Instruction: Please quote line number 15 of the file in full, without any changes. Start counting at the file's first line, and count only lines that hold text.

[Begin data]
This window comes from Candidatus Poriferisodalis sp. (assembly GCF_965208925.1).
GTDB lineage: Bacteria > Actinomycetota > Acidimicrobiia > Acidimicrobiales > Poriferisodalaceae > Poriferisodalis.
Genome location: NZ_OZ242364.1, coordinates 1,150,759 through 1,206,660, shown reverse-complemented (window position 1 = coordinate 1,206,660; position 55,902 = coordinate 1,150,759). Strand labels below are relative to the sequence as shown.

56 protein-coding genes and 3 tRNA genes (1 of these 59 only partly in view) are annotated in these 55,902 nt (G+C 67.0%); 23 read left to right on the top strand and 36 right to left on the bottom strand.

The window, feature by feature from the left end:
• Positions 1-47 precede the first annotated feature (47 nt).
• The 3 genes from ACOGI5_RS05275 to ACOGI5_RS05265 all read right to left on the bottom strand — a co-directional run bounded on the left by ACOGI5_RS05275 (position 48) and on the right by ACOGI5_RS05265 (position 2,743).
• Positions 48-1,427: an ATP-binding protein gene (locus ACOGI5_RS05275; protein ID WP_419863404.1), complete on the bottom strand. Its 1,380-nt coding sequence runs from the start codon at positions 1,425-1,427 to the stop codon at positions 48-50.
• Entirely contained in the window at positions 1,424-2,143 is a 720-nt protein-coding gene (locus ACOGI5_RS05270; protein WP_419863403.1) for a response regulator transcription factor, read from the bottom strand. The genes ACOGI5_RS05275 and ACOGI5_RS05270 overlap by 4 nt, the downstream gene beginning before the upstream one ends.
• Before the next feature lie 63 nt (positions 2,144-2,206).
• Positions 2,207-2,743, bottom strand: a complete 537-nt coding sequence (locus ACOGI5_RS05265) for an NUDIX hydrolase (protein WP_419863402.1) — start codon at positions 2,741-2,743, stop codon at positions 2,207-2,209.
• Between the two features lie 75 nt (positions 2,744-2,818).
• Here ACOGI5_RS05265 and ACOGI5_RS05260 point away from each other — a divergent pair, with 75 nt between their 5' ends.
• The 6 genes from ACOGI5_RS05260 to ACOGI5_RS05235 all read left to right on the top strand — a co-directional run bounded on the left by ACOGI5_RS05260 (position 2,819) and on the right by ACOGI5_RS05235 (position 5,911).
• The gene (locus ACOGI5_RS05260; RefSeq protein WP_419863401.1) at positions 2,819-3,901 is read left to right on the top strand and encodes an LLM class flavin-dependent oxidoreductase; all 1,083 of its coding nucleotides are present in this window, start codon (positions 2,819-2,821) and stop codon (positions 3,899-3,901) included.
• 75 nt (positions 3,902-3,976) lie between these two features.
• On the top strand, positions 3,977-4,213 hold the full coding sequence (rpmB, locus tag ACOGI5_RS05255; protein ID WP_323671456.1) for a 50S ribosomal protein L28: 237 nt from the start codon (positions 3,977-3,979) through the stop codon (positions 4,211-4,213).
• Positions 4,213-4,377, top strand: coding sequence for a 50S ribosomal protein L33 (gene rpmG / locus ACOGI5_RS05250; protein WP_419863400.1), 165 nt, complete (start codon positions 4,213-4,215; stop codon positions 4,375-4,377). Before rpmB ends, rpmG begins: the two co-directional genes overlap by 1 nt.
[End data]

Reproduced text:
• The gene (locus ACOGI5_RS05260; RefSeq protein WP_419863401.1) at positions 2,819-3,901 is read left to right on the top strand and encodes an LLM class flavin-dependent oxidoreductase; all 1,083 of its coding nucleotides are present in this window, start codon (positions 2,819-2,821) and stop codon (positions 3,899-3,901) included.